Your Highness Reviews

Your Highness has continued to get slammed by critics, which upsets me more than if Thor were getting these kind of reviews. I’m such a big fan of what McBride and Green have done before, that I feel slightly shell shocked by the (at the time of writing) 26% positive rating on Rotten Tomatoes.

I still think it’s more likely than unlikely that I’ll personally enjoy the film, but we’ll have to see about that and what general audiences feel about the film. I would imagine the film will land between $10 million and $17 million this weekend, with the film’s $50 million budget looking a long way down the road.

In any case, here are a few reviews. The film does have its supporters, so I’m going to post 3 of those and then 3 negative reviews.

Drew McWeeny of Hitfix calls it “twisted and ambitious fun”.

Not every joke lands in the movie, but that’s okay. It’s the sort of film that is willing to try anything along the way, and it demonstrates both an affection for the genre as well as a deconstructionist’s eye for how to tear it down from the inside. There are so many little touches in the film that appealed to me, from the “Ghostbusters”-looking visual effects to the straight-faced epic second unit work to the monsters that are state-of-the-art while also managing to be both ridiculous and profane. Natalie Portman’s character, Isabel, is driven by a need for revenge on what seems like a list of 10,000 names, and she plays it like she’s in a serious fantasy movie. That just makes it work better, and again, it’s very true to the genre. The more straight-faced she plays it, the more ridiculous things seem around her, and it really pays off the film’s production values, which all is in service of making this feel like an authentic fantasy film and not a silly comedy version.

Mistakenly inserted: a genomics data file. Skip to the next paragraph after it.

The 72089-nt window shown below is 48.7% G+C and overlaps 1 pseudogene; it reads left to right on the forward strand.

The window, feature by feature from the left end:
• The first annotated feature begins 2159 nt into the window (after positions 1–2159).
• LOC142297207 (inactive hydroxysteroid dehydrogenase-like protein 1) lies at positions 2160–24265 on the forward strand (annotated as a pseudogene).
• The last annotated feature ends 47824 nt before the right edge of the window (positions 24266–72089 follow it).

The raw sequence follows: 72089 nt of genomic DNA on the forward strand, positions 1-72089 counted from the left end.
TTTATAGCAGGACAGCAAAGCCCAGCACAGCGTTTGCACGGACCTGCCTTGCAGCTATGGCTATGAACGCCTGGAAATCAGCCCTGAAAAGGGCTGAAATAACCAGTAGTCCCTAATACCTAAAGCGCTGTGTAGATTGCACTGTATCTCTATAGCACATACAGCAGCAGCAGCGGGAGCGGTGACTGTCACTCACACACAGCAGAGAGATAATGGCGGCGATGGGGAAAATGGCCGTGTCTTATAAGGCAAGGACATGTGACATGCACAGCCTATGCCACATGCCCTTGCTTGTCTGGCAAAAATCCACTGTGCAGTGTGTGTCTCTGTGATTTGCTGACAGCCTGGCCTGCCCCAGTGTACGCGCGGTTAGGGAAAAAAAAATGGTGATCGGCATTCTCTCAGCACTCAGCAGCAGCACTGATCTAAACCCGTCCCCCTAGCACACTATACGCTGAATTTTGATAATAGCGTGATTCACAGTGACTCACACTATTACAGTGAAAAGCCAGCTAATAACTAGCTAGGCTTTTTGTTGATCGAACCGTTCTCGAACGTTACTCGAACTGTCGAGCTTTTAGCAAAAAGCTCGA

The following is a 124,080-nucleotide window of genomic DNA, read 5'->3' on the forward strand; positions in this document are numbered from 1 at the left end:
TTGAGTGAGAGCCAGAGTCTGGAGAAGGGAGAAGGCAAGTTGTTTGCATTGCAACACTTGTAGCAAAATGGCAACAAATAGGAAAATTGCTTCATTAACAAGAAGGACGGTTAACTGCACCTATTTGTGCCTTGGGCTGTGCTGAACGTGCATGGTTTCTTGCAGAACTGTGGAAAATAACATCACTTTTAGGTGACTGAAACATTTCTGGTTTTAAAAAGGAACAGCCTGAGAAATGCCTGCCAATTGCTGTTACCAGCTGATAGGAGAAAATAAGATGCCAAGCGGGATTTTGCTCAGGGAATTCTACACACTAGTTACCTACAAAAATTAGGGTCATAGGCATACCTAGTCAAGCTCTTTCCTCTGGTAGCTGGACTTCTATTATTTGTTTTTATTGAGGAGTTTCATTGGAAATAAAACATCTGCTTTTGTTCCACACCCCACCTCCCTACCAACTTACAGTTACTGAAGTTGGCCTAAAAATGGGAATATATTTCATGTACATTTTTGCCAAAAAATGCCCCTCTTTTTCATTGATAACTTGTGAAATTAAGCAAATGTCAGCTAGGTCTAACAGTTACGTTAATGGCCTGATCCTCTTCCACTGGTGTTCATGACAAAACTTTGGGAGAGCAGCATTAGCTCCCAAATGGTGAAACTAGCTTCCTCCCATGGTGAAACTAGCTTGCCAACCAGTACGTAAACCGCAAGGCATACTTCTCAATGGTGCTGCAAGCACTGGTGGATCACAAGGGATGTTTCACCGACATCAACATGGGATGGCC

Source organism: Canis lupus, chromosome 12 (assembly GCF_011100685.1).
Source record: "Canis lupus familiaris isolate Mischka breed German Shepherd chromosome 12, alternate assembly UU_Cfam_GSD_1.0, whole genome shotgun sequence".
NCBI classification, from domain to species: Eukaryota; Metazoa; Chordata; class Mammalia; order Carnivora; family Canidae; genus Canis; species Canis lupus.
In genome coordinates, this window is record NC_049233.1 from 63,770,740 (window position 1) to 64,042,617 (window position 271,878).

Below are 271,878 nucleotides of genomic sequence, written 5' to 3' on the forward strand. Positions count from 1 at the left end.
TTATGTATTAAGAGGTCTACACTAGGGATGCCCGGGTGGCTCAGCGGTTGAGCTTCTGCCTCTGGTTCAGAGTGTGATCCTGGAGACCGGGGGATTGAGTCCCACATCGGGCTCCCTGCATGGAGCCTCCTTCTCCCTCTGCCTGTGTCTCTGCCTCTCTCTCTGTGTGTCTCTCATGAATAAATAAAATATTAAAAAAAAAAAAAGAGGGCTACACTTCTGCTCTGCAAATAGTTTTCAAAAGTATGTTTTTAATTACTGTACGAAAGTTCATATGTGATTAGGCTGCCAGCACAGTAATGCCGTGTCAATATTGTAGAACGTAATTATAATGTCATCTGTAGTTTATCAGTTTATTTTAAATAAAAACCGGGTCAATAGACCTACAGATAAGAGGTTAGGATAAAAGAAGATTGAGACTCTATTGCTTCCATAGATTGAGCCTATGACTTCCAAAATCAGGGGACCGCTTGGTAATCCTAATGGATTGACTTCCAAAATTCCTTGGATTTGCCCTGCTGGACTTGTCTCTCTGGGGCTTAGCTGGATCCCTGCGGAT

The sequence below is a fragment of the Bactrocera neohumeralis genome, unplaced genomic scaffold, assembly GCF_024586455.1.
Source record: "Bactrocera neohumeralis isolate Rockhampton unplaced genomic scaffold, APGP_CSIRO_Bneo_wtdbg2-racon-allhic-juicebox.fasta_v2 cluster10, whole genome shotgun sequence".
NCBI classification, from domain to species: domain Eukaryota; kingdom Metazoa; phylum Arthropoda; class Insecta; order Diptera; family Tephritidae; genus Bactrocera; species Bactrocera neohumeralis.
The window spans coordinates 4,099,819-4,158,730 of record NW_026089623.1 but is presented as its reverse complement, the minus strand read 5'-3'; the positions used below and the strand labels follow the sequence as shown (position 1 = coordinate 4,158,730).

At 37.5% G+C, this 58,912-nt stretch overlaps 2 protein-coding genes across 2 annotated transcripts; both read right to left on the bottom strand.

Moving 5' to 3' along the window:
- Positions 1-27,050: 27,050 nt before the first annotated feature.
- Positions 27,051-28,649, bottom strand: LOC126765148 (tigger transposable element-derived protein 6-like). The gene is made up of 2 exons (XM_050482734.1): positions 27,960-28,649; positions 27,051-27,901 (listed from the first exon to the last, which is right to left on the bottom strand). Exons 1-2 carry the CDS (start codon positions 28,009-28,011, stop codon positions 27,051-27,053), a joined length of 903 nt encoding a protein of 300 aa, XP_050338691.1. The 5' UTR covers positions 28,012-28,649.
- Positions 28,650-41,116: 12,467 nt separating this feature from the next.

David Edelstein of New York Magazine believes the film is an example of bad taste done right.

The trick is that Your Highness is played like a straight sword-and-sorcery epic, with nary a whisper of camp — a cunning weave of low and high, regal and smutty, splendiferous and splattery. It conforms to popular (bad) taste in ways you might find alarming. But on the far side of alarm is nirvana.

JoBlo says that Natalie is having the time of her life in their 7/10 review.

I’m a bit taken aback at the way critics have been savaging YOUR HIGHNESS, with it being nearly universally panned by mainstream critics, and the trades. I really don’t get it. It’s not a perfect film, but it’s the funniest slapstick spoof I’ve seen in a long time, probably since at least THE NAKED GUN, or Mel Brooks’ last good comedy (which I suppose would be MEN IN TIGHTS?). If you want a solid ninety minutes of chuckles, YOUR HIGHNESS is well-worth checking out this weekend.

– Now we get to some of the many detractors, starting with Roger Ebert’s 1 star view.

That this is the work of David Gor­don Green beggars the imagination. This is the kind of farce Mel Brooks did ever so much better in “Robin Hood: Men in Tights,” and that was far from a good movie.

James Berardinelli isn’t too hard on the film with a mixed 2.5/4 reivew.

Unless you’re offended by sophomoric sex jokes and the repeated use of profanity, Your Highness is passably entertaining. Yet, considering the talent involved on both sides of the camera, audiences may be expecting more – a lot more.

– But Richard Corliss from Time gives the film both barrels.

But occasionally curious moviegoers will discover an especially rotten specimen of the genus Cinema stinkibus. Entering the theater with low or no expectations, they’ll stumble upon a film of such numbing incompetence that they are forced to realize it’s not just a bad movie but the bad movie — a work of ur-awfulness, counterbrilliance and antigenius.

And one of that evening’s winners, Natalie Portman — who shows up midway through as a warrior princess contemptuous of both Thaddeus’ gross behavior and Fabious’ courtly-love airs — has never looked better, and manages not to be disgraced by the proceedings; she will not have her Academy Award revoked.

And now I need to go have a stiff drink.